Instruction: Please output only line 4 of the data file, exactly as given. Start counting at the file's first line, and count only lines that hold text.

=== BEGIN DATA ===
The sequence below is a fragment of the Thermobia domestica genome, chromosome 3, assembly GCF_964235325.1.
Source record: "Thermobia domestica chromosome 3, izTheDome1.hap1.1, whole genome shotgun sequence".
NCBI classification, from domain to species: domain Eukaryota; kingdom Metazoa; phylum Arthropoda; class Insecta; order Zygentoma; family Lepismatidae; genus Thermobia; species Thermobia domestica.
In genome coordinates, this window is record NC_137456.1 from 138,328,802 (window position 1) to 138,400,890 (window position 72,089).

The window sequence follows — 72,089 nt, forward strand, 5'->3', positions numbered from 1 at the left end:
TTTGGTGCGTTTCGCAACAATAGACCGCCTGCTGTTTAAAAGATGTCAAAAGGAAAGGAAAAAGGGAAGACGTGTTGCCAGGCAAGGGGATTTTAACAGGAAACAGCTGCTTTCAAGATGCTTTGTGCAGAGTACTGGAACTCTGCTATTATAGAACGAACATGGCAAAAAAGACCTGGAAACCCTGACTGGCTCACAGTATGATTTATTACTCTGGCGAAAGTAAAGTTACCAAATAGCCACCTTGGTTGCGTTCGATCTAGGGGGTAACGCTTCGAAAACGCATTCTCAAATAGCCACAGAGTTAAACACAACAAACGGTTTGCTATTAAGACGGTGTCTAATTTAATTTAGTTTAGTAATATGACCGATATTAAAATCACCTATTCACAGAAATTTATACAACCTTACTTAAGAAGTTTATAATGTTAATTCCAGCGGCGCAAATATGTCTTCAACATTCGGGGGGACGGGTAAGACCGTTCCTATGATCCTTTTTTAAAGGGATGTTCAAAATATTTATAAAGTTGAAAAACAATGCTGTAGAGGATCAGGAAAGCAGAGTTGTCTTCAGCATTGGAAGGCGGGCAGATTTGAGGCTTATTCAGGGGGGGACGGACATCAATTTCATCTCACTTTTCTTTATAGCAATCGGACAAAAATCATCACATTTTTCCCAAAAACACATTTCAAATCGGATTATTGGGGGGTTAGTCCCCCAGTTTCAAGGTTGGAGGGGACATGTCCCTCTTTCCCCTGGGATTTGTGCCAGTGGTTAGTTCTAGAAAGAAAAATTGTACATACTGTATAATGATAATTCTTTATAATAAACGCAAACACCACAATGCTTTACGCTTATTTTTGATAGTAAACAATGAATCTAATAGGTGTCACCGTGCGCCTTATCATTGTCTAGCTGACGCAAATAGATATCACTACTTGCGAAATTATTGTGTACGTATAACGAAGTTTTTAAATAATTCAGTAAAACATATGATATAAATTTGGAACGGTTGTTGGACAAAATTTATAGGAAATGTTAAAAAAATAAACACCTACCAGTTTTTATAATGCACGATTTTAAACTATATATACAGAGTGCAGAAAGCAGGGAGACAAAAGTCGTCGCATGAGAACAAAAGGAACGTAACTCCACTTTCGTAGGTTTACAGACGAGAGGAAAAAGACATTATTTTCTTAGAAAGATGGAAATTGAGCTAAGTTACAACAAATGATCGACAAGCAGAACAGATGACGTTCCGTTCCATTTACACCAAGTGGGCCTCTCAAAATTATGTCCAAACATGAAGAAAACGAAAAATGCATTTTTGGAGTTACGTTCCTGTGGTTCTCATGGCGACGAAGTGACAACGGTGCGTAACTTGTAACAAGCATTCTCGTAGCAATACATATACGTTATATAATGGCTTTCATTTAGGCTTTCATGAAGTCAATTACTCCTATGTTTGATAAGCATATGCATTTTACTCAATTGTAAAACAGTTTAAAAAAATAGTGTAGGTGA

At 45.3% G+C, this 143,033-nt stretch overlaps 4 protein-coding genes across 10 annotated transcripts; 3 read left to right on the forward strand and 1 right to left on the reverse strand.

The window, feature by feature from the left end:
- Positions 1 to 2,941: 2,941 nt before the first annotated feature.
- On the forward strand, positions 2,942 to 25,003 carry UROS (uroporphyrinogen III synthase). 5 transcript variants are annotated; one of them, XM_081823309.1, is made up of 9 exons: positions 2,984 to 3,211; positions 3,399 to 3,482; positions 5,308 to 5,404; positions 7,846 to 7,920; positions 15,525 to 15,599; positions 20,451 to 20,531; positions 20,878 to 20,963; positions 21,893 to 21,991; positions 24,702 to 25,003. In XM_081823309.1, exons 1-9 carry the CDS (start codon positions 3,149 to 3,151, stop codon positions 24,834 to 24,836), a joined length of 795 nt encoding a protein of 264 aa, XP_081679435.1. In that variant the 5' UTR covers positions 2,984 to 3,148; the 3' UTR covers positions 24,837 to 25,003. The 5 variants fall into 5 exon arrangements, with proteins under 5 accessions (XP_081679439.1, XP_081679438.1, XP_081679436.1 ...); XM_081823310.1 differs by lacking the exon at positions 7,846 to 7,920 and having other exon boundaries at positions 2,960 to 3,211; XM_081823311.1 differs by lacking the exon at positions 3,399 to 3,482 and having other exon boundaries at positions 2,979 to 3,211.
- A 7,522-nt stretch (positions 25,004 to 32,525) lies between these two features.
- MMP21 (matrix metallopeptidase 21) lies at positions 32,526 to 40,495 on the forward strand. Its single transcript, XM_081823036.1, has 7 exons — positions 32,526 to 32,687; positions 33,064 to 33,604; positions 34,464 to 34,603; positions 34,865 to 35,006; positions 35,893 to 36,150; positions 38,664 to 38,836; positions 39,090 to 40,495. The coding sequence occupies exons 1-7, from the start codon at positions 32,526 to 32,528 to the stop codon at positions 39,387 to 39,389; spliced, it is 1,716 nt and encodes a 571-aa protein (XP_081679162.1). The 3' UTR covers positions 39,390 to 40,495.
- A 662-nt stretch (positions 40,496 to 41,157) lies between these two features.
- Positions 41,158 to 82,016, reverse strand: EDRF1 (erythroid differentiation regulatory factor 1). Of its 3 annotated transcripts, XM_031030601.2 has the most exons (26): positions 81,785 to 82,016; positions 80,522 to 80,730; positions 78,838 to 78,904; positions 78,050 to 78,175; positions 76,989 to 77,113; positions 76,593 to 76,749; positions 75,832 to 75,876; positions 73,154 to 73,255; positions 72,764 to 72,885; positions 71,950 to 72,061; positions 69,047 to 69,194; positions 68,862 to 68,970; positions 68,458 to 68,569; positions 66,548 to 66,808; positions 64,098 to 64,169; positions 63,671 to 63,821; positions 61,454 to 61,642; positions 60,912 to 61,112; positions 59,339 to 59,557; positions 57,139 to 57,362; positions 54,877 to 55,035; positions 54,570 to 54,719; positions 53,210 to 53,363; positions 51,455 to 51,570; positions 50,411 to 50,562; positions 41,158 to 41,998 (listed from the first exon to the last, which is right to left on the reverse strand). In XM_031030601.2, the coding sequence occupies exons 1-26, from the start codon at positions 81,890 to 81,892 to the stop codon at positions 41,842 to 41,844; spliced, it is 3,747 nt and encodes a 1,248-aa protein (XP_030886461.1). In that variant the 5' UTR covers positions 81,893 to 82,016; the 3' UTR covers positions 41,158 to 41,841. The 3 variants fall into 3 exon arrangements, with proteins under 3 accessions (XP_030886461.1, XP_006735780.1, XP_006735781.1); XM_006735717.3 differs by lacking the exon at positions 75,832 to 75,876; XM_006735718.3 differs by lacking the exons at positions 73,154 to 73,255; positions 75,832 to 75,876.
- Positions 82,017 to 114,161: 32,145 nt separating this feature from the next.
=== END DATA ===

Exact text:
In genome coordinates, this window is record NC_137456.1 from 138,328,802 (window position 1) to 138,400,890 (window position 72,089).